X Window Interface [long], [and getting longer...]

Ernest Retzel 1535 49118 ernest at lenti.med.umn.edu
Sun Apr 19 13:41:14 EST 1992

> Background.  This is how things are here: we've got around 100 Macs
> and PC's, one (B&W) VaxStation console, and one (B&W) SPARCstation
> console. One or two of the labs have their own Unix boxes.  So,if any
> significant number of these users are to have access to this new
> generation of X based software using existing hardware, they are going
> to need Mac and PC X window servers. 

> And now a few questions:
> 1. Can your existing Unix and VMS machines support as many
>    simultaneous X client applications as needed to keep the users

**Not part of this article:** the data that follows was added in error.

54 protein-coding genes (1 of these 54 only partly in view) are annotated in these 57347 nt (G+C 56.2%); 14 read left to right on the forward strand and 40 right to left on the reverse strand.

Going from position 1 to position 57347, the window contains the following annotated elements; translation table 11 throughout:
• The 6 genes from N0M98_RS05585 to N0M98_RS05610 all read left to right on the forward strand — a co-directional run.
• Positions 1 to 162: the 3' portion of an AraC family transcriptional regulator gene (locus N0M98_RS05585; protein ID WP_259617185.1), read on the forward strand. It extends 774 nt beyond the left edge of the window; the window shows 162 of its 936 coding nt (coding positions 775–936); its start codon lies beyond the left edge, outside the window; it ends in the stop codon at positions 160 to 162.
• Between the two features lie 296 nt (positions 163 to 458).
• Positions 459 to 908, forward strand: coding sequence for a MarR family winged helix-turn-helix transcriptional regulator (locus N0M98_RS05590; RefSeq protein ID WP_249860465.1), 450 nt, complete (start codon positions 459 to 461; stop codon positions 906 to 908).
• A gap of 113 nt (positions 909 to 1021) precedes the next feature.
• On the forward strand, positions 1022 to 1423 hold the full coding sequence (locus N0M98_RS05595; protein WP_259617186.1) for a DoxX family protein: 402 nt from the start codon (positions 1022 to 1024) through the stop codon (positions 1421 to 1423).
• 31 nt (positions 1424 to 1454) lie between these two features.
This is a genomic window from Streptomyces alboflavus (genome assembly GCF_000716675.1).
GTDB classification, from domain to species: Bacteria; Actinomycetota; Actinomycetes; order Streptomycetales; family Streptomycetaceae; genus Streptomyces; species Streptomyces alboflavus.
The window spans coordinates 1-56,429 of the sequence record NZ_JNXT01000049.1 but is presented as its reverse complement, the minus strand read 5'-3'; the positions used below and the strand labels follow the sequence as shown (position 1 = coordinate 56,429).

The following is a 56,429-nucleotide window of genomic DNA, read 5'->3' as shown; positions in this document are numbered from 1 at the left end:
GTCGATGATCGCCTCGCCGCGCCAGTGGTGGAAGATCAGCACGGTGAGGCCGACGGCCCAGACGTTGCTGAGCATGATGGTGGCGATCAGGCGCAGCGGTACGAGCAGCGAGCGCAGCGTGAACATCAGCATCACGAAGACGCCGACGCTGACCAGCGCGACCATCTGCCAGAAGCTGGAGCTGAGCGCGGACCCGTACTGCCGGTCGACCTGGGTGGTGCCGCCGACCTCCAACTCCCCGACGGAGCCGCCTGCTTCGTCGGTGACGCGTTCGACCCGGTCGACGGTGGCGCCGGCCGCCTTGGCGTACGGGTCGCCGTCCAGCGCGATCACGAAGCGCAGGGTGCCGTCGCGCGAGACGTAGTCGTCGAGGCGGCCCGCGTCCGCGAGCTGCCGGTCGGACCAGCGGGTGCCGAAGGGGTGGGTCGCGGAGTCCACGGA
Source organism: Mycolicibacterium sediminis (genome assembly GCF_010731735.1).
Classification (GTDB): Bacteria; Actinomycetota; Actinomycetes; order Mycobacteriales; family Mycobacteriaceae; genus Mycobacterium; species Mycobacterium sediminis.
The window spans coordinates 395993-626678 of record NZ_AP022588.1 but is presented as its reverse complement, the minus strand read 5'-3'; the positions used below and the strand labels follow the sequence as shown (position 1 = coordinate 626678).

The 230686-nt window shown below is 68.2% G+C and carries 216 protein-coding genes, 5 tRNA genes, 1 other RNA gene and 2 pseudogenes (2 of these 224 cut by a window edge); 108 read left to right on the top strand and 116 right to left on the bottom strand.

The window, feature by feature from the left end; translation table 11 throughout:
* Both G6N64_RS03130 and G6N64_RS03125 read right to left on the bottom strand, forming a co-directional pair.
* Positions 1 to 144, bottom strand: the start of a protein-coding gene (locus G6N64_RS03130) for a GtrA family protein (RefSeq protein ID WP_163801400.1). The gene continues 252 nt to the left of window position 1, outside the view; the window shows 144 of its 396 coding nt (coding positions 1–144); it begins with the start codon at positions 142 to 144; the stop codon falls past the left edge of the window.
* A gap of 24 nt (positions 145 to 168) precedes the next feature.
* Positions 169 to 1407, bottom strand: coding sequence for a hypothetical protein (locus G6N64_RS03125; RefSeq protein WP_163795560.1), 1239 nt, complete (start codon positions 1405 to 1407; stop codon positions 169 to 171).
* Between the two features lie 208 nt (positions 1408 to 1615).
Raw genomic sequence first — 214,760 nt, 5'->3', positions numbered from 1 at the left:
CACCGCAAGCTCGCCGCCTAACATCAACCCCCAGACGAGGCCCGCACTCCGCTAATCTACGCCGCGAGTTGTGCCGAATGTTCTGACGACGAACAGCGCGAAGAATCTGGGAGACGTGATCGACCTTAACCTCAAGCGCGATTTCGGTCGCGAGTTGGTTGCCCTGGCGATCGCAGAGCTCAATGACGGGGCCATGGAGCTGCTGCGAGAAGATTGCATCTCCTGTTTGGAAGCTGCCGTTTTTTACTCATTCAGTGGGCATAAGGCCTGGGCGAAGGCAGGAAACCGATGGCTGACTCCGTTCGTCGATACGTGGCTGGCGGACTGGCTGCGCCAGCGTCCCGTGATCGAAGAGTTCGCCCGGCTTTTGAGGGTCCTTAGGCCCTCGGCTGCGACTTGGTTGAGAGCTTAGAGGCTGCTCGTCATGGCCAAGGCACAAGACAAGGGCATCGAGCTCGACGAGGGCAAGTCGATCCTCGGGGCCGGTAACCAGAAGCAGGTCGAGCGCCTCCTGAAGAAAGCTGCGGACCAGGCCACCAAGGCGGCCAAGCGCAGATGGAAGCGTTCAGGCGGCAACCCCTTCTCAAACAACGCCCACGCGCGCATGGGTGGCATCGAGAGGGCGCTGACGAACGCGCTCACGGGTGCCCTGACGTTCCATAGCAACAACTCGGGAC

>    happy? 
> [Here, no way. We've only got a Sparc 1 and a VAXstation 3100m38,
> that's plenty for VT100/Tek, but not nearly enough horsepower for lots
> of simultaneous X sessions.] 

I don't mean to be critical, but this is not really what those machines
were meant to be used for.  They are still workstations, generally considered
to be single-user environments.  Certainly they are multi-user and
multi-tasking, but they are not servers.  If you are going in this direction,
you will be disappointed, and be unhappy with Sun and DEC or whoever your
workstation manufacturer is.  The only environments that I know where they
have made this conscious decision are using an eight-processor SGI as the
compute server and X-client, and it is crammed full of memory [256 MB] and
fast [IPI] disks.  And Sun3's as X-terminals [see below].

> 3. How are you going to put X servers on all of those Macs and PCs? 

We aren't.  We don't really think this is a particularly good solution.
In general, the minimal configuration for a PC class machine is a 386/